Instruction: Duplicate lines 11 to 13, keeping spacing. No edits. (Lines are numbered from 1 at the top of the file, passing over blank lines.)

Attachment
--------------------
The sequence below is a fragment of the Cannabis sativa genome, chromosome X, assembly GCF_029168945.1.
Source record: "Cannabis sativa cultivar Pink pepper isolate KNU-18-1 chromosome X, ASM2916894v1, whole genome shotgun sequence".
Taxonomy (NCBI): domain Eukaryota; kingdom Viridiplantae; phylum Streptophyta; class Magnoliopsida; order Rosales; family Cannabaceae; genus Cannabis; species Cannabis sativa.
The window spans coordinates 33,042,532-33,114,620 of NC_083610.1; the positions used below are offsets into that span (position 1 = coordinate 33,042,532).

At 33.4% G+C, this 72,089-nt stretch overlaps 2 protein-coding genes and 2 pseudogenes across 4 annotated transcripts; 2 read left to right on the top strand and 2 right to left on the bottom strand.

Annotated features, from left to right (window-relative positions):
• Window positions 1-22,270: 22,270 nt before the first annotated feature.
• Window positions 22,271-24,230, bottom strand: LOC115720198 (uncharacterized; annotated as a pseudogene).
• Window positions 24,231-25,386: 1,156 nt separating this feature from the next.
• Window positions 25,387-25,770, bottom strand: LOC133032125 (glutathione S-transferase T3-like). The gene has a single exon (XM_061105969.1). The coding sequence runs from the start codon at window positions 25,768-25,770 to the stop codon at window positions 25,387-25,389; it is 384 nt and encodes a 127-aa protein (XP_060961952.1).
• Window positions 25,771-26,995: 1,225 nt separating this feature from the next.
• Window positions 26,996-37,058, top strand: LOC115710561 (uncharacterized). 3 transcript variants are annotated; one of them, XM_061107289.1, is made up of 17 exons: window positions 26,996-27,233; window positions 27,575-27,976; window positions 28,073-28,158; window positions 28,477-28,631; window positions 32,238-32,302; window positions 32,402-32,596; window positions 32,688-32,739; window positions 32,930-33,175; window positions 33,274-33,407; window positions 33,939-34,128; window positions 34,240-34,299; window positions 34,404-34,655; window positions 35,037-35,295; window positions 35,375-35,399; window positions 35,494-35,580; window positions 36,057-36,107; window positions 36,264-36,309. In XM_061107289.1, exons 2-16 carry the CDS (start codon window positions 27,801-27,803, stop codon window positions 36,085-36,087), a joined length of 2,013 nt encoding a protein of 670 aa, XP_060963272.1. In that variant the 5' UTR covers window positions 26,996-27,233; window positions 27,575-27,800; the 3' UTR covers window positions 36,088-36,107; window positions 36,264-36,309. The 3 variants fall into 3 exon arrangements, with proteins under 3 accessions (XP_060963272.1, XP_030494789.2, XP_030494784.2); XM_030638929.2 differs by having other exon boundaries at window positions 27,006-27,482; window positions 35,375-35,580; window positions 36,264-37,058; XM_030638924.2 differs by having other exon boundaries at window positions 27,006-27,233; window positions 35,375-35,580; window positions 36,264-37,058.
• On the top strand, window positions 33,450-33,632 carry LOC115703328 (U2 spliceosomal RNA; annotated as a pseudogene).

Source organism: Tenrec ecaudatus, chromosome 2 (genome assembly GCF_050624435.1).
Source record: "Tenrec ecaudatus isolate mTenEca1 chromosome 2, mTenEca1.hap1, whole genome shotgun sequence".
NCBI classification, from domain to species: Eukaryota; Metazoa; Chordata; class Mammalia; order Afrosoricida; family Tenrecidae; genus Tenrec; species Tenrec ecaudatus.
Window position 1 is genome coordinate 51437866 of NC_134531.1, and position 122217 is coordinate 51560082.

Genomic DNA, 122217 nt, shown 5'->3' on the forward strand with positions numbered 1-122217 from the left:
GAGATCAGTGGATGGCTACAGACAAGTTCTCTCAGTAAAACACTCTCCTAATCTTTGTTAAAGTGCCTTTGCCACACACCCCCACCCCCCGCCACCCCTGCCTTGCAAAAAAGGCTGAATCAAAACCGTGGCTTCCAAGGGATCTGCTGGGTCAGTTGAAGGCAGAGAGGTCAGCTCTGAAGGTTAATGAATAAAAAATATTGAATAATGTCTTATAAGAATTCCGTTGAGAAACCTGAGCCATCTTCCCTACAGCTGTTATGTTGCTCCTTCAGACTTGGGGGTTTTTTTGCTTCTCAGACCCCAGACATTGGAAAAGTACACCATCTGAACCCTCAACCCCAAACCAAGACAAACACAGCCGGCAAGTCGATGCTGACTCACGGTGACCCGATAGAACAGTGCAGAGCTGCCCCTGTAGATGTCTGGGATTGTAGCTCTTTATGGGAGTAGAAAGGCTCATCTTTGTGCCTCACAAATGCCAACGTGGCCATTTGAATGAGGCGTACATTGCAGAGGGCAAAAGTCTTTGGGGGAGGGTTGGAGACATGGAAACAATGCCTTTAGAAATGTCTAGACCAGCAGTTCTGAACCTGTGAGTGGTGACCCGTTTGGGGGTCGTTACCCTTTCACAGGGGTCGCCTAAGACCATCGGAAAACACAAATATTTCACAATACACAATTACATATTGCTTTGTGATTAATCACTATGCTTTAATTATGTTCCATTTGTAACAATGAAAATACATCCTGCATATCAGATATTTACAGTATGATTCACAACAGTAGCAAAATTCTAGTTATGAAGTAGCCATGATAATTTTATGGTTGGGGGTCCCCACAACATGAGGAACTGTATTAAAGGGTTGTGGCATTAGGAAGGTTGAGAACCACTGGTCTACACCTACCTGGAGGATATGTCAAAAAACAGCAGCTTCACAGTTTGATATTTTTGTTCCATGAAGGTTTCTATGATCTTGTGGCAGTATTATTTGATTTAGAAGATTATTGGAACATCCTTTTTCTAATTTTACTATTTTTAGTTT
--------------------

• Window positions 25,771-26,995: 1,225 nt separating this feature from the next.
• Window positions 26,996-37,058, top strand: LOC115710561 (uncharacterized). 3 transcript variants are annotated; one of them, XM_061107289.1, is made up of 17 exons: window positions 26,996-27,233; window positions 27,575-27,976; window positions 28,073-28,158; window positions 28,477-28,631; window positions 32,238-32,302; window positions 32,402-32,596; window positions 32,688-32,739; window positions 32,930-33,175; window positions 33,274-33,407; window positions 33,939-34,128; window positions 34,240-34,299; window positions 34,404-34,655; window positions 35,037-35,295; window positions 35,375-35,399; window positions 35,494-35,580; window positions 36,057-36,107; window positions 36,264-36,309. In XM_061107289.1, exons 2-16 carry the CDS (start codon window positions 27,801-27,803, stop codon window positions 36,085-36,087), a joined length of 2,013 nt encoding a protein of 670 aa, XP_060963272.1. In that variant the 5' UTR covers window positions 26,996-27,233; window positions 27,575-27,800; the 3' UTR covers window positions 36,088-36,107; window positions 36,264-36,309. The 3 variants fall into 3 exon arrangements, with proteins under 3 accessions (XP_060963272.1, XP_030494789.2, XP_030494784.2); XM_030638929.2 differs by having other exon boundaries at window positions 27,006-27,482; window positions 35,375-35,580; window positions 36,264-37,058; XM_030638924.2 differs by having other exon boundaries at window positions 27,006-27,233; window positions 35,375-35,580; window positions 36,264-37,058.
• On the top strand, window positions 33,450-33,632 carry LOC115703328 (U2 spliceosomal RNA; annotated as a pseudogene).